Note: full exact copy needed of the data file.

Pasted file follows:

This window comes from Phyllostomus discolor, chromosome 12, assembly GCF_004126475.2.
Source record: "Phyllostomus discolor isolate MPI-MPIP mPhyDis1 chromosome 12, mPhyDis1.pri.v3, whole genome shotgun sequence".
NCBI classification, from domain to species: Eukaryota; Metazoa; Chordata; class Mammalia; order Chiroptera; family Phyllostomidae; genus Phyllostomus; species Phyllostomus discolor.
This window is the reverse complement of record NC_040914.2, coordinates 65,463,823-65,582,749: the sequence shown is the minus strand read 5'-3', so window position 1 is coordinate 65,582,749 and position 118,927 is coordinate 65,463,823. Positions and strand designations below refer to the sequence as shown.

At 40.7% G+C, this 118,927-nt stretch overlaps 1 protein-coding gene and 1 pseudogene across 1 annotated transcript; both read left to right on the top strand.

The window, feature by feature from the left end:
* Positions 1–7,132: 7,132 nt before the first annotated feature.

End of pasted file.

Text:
This window comes from Phyllostomus discolor, chromosome 12, assembly GCF_004126475.2.
Source record: "Phyllostomus discolor isolate MPI-MPIP mPhyDis1 chromosome 12, mPhyDis1.pri.v3, whole genome shotgun sequence".
NCBI classification, from domain to species: Eukaryota; Metazoa; Chordata; class Mammalia; order Chiroptera; family Phyllostomidae; genus Phyllostomus; species Phyllostomus discolor.
This window is the reverse complement of record NC_040914.2, coordinates 65,463,823-65,582,749: the sequence shown is the minus strand read 5'-3', so window position 1 is coordinate 65,582,749 and position 118,927 is coordinate 65,463,823. Positions and strand designations below refer to the sequence as shown.

At 40.7% G+C, this 118,927-nt stretch overlaps 1 protein-coding gene and 1 pseudogene across 1 annotated transcript; both read left to right on the top strand.

The window, feature by feature from the left end:
* Positions 1–7,132: 7,132 nt before the first annotated feature.